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15-10-2012 | Article

Commission offers recommendations for protecting personal genomic data


Commission report

medwireNews: The advent of cheap and fast whole genome sequencing of individuals holds both the tantalizing promise of truly individualized medicine, and the perils that private information could be laid bare to public eyes, a presidential commission says.

"As the cost to sequence an entire human genome continues to fall, the potential exists for rapid advances in wellness and health care resulting from this new technology. Essential to achieving those advances is the need to share, compare, and pool data. However, as the ease with which the acquisition and sharing of whole genome sequencing information increases, so do questions and concerns about privacy and security," write Amy Gutmann (University of Pennsylvania, Philadelphia) and James Wagner (Emory University, Atlanta, Georgia), respectively the chair and vice-chair of the Presidential Commission for the Study of Bioethical Issues.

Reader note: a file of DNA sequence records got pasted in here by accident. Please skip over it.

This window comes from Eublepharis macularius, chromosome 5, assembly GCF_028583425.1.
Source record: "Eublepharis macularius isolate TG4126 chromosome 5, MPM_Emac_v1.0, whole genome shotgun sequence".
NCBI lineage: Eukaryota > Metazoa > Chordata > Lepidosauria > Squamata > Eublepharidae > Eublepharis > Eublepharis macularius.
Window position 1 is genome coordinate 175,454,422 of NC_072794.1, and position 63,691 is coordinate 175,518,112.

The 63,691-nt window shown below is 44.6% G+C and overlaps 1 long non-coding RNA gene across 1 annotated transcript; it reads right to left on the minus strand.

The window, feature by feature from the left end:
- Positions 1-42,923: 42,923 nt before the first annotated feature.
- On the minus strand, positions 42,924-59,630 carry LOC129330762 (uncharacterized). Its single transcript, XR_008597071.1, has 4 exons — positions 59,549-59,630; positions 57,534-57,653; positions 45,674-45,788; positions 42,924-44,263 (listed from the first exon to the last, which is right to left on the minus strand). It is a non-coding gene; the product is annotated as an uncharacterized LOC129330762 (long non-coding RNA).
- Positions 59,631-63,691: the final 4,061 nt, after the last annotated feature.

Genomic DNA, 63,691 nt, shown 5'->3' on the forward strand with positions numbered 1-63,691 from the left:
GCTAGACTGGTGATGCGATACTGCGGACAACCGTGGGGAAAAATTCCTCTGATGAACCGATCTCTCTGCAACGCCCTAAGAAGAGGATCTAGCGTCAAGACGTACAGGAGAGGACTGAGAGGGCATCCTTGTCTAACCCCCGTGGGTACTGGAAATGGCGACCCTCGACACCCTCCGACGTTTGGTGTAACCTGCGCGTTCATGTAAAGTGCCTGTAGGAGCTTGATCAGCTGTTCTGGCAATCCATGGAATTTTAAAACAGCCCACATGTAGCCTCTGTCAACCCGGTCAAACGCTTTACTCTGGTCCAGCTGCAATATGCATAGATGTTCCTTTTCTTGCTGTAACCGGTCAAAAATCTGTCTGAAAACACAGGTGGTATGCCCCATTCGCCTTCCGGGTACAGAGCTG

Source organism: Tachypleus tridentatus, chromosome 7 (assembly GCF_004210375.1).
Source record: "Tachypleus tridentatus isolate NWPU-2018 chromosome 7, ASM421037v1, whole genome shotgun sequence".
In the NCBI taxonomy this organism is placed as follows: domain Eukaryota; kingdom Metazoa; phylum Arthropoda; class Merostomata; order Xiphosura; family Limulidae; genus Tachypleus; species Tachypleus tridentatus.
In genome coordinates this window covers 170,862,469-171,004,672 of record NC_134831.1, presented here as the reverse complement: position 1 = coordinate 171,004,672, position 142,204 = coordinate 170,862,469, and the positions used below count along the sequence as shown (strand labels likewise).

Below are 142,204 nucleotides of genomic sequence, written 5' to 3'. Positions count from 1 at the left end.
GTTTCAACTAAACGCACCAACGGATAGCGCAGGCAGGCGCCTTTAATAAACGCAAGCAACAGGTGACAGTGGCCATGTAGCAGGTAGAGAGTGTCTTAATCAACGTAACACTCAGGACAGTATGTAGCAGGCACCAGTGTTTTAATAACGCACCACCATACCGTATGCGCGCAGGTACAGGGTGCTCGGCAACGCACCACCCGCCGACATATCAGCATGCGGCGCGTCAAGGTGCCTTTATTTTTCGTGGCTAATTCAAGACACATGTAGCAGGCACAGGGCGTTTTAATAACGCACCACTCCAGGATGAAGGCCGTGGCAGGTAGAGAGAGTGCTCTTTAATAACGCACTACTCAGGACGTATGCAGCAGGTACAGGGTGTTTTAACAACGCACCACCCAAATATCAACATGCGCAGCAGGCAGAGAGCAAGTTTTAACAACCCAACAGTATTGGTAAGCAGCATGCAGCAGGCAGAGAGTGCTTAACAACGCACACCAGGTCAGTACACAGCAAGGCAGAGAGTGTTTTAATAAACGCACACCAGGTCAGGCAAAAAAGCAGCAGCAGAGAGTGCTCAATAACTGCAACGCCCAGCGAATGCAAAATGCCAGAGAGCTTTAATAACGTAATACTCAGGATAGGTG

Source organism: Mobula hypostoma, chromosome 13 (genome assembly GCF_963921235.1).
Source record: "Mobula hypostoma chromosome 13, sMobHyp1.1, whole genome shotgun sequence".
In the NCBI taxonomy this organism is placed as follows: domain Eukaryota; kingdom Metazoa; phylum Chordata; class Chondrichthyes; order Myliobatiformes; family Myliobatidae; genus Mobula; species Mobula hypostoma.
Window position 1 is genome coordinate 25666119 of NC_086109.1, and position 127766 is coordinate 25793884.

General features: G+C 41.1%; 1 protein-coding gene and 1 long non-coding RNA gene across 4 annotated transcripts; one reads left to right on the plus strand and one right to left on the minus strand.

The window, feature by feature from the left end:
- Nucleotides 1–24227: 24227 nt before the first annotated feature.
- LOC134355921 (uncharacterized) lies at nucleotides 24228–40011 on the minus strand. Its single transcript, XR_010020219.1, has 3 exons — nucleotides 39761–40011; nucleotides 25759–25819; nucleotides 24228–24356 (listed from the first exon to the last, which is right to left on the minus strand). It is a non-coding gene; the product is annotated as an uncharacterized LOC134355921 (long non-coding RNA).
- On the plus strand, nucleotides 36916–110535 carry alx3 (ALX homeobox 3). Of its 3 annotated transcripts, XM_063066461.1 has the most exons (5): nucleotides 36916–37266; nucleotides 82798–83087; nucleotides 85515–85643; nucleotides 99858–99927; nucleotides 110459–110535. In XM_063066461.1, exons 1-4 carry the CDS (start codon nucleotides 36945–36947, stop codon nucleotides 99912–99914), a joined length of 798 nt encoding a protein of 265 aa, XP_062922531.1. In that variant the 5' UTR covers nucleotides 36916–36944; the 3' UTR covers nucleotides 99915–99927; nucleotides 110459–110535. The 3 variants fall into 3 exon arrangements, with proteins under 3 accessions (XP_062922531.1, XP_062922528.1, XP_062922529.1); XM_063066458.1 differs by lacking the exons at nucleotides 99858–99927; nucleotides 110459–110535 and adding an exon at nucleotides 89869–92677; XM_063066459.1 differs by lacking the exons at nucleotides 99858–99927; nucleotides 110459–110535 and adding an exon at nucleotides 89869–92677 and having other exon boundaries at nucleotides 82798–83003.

In a report titled Privacy and Progress in Whole Genome Sequencing, Gutmann, Wagner, and colleagues in the clinical sciences, medical ethics, and government security offer 12 recommendations for improving the sharing of genomic data among clinicians and researchers while protecting the privacy of individuals and their families.

Among their recommendations is a call for funders, policy makers, and managers of research, clinical, and commercial databases to establish and maintain policies that clearly define access and permissible use of whole genome sequencing data, and that privacy protections should consistently protect data no matter how they are acquired.

"These policies should protect individual privacy by prohibiting unauthorized whole genome sequencing without the consent of the individual from whom the sample came," Commission members write.

Additionally, the aforementioned parties must be guided by professional ethical standards and be held accountable for breaches of privacy as defined by state and federal laws, including being subject to fines, sanctions, or imprisonment as specified under the applicable laws, the commission recommends.

The panel also states that individuals whose genomes are sequenced must be informed that incidental findings are likely in the course of sequencing, and call for studies to determine the best way to communicate incidental findings (such as genetic risks for cancer, heart disease, or other disorders) to those who choose to have their innermost genetic secrets revealed.

By Neil Osterweil, medwireNews Reporter